more prosaic Vietnamese name for the Marble Mountains is Ngu Hanh
Son (Five Elements Mountains). The five peaks consist of limestone
in different hues and overlook the East Sea 8km from Danang.
Emperor Gia Long, founder of the Nguyen
dynasty and builder of Hue’s Citadel, decreed that the five mountains
named after the five elements of nature: Kim Son (metal), Moc Son
(wood), Hoa Son (fire), Tho Son (earth), and Thuy Son (water).
The small range is probably a fragment
of a much larger limestone karst system that has decayed over untold
millennia. Thuy Son is the largest, and considered
the most beautiful, of the five mountains. It’s actually three peaks
covering around 16 ha and, like its smaller neighbours, is riddled
with caves and grottoes, many of which house shrines and sometimes
complete pagodas. For visitors, its highlight is the Ling Ong Pagoda,
a shrine within a cave.
The Marble Mountains are an important
historic and religious. Their archaeological and architectural values
are significant. Unusually in Vietnam, several pagodas pre-date
their names by several centuries. The Tam Thai pagoda, for example,
was built in 1630.
There are Champa sculptures from the
14th and 15th century, and several of the Vietnamese stone and bronze
statues in the caves are more than three hundred years old. The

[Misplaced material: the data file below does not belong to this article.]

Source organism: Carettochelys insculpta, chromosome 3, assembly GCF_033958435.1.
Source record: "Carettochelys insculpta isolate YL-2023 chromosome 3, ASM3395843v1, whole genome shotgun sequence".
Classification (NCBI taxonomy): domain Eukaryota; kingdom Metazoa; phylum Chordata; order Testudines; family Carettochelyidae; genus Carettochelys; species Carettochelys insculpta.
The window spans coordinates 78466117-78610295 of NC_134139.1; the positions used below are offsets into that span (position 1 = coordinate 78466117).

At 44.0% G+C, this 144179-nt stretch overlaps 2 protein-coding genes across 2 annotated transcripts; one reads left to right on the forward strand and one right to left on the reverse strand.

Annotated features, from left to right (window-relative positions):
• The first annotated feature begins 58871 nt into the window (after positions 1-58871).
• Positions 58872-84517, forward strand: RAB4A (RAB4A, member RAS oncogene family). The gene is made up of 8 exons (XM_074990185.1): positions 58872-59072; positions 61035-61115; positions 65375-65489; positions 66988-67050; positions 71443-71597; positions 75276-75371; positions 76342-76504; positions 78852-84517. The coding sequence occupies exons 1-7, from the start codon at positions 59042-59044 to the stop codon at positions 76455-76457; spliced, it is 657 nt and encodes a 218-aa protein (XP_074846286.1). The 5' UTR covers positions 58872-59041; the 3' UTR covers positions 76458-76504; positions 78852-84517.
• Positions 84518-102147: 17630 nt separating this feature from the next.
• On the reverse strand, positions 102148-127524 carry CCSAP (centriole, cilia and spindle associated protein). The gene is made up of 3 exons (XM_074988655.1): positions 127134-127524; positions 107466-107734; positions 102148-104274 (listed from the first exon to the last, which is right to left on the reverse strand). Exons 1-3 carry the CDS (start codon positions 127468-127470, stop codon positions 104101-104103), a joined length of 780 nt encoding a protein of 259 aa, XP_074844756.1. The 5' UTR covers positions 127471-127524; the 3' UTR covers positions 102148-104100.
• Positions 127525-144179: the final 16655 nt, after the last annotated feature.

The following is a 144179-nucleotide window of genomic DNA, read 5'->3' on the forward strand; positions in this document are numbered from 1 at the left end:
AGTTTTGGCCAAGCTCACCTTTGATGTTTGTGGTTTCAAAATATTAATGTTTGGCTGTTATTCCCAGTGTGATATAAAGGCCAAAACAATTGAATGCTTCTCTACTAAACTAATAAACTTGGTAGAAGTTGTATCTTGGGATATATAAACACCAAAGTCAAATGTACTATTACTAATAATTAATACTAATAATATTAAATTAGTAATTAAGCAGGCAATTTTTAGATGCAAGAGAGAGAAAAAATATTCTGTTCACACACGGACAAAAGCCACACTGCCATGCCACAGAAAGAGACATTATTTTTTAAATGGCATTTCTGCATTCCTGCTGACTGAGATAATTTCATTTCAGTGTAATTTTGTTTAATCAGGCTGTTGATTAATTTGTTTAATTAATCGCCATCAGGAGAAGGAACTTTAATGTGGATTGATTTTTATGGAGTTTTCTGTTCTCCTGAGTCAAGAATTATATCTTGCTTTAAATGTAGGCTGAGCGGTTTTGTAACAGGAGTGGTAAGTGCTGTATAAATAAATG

tradition of stone carving continues in villages at the feet of
the years of feudalism, the Nguyen Lords stored their gold and jewels
inside the Marble Mountain to be looked after by the monks who guarded
many the passages inside the caves. In those days, the villagers
of Nui Kim Son manufactured jewellery both for the warlords and
to sell commercially.
To ensure security, they never married
outside the village. Gradually, a belief grew that large amounts
of gold and jewellery were hidden inside the labyrinth of caves
and passages inside Nui Kim Son. The monks are long dead, and their
secrets with them.
The French military built bunkers on
the mountains, and the Viet Cong used the caves as sanctuaries for
the Viet Cong during the American war. At the same time, the US
forces built observation posts and artillery platforms high on their
mountains' high-grade limestone is quarried to support local
sculpture businesses. Workshops and factories in nearby Hoa Hai
village produce marble sculptures and stone furniture.
The industry began
many centuries ago - some of the locally produced steles in Quang
Nam Province's ancient pagodas date back to the sixteenth century.
products were votive or commemorative items, but today's craftspeople
now feed a thriving domestic and export market.
Marble Mountains are well worth a visit, but there are some disadvantages.
Visiting most of the significant caves and shrines involve a steep
climb up mostly rough steps that can be slippery in wet weather.
However, the main downside is a posse
of aggressive hawkers and would-be guides that descend on tourists
as soon as they appear. They are often young children and are annoyingly
If you travel with Haivenu, your guide
will deal with the problem! We are committed to direct the tourist
dollars into local people's pockets as far as possible, but most
of the goods and services on offer are a rip-off targeted at unwary
visitors and tarnishing our country's image.
A minority of the people with a hand
held out are deserving causes with no other means of support - elderly
widows, Buddhist monks and nuns, amputees, for example. Your guide
will advise you.